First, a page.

'It's a bummer I don't get to defend at Bay Hill, but I wasn't going to do a good job being there,' Perry said Sunday evening from his home in Franklin, Ky.
Perry said he hurt his knee at the season-opening Mercedes Championships at Kapalua, and continued playing despite feeling pain when he squat to read a putt or plucked his golf ball out of the hole. He has missed two cuts in six starts this year, and his best finish was a tie for 12th in Phoenix.
'I thought I was just getting old,' Perry said. 'I didn't think nothing of it. But I decided this week to go get an MRI done. Now it all makes sense.'
Perry, 45, discovered he has a tear in his meniscus. The surgery will be done by Michael Pagnani, the team physician for the Nashville Predators in the NHL.
A nine-time winner on the PGA Tour who has played in the last two Presidents Cup and the '04 Ryder Cup, Perry has remained relatively healthy throughout his 20-year career on tour. His first surgery means he will miss The Players Championship and the Masters.
Perry hopes to return in time for the Colonial the third week in May, where he is defending champion.
Along with his scoring, Perry noticed a huge change in his game. He is among the longest hitters on the PGA Tour, finishing ninth in driving distance last year with an average drive of 304.7 yards.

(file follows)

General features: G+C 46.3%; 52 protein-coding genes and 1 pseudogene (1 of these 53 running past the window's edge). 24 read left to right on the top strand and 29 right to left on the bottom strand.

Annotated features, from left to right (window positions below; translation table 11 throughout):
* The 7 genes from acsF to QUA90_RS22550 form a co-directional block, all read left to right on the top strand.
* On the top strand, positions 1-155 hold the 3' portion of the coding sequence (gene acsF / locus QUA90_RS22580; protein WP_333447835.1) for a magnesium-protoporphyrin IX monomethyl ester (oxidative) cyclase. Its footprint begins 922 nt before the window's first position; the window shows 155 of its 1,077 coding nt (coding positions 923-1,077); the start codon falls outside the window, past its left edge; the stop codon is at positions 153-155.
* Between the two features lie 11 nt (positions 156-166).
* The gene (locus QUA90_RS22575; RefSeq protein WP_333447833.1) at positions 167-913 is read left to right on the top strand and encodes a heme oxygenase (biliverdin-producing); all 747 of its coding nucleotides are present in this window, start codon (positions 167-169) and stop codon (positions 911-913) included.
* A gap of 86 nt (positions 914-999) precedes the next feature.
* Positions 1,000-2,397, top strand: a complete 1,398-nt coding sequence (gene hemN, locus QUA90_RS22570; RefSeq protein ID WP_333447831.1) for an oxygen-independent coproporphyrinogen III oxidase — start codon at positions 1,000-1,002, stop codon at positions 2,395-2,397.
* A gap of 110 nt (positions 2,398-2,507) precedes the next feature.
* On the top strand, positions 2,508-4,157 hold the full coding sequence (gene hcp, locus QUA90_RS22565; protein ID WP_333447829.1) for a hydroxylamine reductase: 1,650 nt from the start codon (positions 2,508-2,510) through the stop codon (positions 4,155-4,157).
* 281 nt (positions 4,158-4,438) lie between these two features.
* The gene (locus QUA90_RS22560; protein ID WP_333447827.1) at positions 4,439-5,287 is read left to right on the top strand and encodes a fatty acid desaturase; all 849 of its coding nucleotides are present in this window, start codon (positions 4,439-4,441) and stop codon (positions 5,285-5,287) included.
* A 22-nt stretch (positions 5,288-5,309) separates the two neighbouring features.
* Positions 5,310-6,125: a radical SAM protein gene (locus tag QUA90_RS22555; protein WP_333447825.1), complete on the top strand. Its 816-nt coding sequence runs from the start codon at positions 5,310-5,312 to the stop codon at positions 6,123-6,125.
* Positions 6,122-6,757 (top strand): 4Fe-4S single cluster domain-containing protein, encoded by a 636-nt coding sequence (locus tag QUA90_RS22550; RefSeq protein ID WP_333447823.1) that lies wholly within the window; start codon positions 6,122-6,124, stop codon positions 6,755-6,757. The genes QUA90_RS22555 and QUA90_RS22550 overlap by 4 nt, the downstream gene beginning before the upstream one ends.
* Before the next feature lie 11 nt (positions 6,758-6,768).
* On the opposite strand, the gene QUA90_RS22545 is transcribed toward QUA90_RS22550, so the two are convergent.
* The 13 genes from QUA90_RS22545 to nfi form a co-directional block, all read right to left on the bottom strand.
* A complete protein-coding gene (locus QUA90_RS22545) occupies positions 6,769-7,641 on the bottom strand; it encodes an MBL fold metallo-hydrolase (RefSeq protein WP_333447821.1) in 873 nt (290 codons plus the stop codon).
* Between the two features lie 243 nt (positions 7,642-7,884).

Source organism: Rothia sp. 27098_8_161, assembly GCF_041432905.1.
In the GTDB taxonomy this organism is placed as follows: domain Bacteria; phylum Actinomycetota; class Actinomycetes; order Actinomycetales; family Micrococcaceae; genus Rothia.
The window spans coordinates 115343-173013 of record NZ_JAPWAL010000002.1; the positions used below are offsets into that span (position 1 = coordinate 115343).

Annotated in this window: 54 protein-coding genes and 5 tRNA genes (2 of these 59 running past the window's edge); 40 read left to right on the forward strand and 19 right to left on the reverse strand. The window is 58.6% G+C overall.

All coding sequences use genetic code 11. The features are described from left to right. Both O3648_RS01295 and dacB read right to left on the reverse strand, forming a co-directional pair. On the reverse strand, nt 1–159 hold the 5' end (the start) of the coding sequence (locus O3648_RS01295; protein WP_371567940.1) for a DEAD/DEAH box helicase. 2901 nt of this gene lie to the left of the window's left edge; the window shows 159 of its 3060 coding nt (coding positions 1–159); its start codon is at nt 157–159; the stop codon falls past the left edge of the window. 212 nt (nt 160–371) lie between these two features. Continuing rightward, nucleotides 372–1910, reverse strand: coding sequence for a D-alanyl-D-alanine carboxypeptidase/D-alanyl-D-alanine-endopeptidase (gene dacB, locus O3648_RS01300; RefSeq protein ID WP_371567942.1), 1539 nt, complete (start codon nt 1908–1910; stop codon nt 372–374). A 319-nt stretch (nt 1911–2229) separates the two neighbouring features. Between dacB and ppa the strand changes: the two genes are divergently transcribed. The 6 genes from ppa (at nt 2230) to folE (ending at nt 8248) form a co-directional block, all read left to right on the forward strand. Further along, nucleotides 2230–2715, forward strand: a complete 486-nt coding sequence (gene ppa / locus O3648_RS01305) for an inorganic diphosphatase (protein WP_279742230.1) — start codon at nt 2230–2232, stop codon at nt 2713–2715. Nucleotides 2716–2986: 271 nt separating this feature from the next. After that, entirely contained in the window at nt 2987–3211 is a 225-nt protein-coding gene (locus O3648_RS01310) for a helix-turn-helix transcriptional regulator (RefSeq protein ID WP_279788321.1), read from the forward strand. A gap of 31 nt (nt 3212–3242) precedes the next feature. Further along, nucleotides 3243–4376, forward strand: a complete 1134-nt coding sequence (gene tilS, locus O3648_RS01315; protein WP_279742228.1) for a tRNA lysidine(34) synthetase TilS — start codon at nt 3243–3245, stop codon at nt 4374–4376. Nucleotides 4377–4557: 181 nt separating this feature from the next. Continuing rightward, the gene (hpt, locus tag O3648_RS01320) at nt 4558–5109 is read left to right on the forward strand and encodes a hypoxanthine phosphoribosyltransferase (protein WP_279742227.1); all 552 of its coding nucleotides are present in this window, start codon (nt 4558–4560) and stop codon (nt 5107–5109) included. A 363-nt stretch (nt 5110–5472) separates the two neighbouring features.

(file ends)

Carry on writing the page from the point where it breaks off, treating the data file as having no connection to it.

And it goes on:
In six tournaments, he was 108th in driving distance at 285.4 yards.
Perry had planned to do a playing lesson with The Golf Channel on Monday night, and studying old video, noticed that he no longer was firing off his right knee.
'I've been protecting my right knee, and I've lost significant yardage off the tee,' he said. 'I can play, but I'm struggling so much that I'm not doing a good job of it. I'd rather get this taken care of and finish out the year.'
Copyright 2006 Associated Press. All rights reserved. This material may not be published, broadcast, rewritten or redistributed.